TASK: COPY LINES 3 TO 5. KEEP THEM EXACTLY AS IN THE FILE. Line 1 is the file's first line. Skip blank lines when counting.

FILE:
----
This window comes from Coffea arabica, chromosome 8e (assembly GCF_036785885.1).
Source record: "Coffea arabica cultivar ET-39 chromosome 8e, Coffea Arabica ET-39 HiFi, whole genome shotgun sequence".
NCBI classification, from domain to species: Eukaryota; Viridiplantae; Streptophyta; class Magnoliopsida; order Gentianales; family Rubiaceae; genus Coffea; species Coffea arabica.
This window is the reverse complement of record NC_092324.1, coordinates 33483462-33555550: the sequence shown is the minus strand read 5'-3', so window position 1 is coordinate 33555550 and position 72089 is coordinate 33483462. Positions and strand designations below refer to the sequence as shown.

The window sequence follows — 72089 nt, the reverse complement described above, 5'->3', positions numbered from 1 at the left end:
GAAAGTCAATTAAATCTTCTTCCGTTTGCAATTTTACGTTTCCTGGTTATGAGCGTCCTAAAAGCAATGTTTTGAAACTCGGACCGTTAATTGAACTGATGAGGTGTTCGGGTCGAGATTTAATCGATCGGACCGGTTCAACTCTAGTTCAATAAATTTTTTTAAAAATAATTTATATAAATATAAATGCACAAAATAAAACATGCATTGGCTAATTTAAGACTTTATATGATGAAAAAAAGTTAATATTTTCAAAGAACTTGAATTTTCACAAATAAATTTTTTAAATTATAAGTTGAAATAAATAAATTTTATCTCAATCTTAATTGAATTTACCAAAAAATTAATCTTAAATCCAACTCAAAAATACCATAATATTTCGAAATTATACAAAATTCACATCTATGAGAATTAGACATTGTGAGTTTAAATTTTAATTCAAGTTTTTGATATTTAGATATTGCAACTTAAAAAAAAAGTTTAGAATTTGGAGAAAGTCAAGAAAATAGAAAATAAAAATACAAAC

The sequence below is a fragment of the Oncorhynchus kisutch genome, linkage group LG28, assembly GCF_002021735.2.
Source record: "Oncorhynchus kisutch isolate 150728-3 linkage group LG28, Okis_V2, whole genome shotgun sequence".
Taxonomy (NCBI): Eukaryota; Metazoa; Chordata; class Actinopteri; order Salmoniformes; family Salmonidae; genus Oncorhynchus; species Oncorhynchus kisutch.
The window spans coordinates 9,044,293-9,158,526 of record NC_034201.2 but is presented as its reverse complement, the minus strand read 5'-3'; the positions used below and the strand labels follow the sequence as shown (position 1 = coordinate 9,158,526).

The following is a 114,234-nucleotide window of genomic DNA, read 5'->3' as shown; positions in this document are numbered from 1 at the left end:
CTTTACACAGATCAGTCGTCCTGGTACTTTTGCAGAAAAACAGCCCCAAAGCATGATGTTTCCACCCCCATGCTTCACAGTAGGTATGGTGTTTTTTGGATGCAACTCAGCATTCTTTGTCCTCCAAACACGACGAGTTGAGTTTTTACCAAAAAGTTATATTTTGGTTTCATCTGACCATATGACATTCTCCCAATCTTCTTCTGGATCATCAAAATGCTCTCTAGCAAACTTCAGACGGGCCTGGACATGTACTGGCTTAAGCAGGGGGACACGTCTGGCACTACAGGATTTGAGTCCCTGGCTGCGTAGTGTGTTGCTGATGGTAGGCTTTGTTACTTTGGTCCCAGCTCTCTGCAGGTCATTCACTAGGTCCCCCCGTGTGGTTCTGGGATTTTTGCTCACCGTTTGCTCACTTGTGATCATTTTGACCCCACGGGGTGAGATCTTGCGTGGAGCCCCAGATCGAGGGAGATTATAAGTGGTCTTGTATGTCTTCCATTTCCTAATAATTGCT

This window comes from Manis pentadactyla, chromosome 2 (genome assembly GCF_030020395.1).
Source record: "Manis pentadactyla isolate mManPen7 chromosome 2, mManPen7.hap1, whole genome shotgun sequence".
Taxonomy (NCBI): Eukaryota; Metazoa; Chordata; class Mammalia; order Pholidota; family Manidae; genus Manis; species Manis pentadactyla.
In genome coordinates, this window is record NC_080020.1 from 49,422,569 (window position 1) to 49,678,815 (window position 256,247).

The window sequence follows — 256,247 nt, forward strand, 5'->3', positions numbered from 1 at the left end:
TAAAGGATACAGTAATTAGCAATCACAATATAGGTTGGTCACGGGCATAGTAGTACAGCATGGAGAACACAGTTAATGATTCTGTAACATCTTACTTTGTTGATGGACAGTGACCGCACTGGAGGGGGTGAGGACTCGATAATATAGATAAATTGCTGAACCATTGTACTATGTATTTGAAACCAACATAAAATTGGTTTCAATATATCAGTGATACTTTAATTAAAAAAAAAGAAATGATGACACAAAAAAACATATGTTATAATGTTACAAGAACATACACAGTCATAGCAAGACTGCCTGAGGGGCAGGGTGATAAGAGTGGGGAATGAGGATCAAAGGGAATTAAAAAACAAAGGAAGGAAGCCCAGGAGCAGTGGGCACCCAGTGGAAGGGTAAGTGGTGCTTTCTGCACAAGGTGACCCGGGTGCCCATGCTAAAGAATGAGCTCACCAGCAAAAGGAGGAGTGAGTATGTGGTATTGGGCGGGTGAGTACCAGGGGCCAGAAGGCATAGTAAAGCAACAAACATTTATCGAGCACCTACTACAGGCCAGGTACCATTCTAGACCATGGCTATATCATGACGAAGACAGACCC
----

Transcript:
NCBI classification, from domain to species: Eukaryota; Viridiplantae; Streptophyta; class Magnoliopsida; order Gentianales; family Rubiaceae; genus Coffea; species Coffea arabica.
This window is the reverse complement of record NC_092324.1, coordinates 33483462-33555550: the sequence shown is the minus strand read 5'-3', so window position 1 is coordinate 33555550 and position 72089 is coordinate 33483462. Positions and strand designations below refer to the sequence as shown.

The window sequence follows — 72089 nt, the reverse complement described above, 5'->3', positions numbered from 1 at the left end: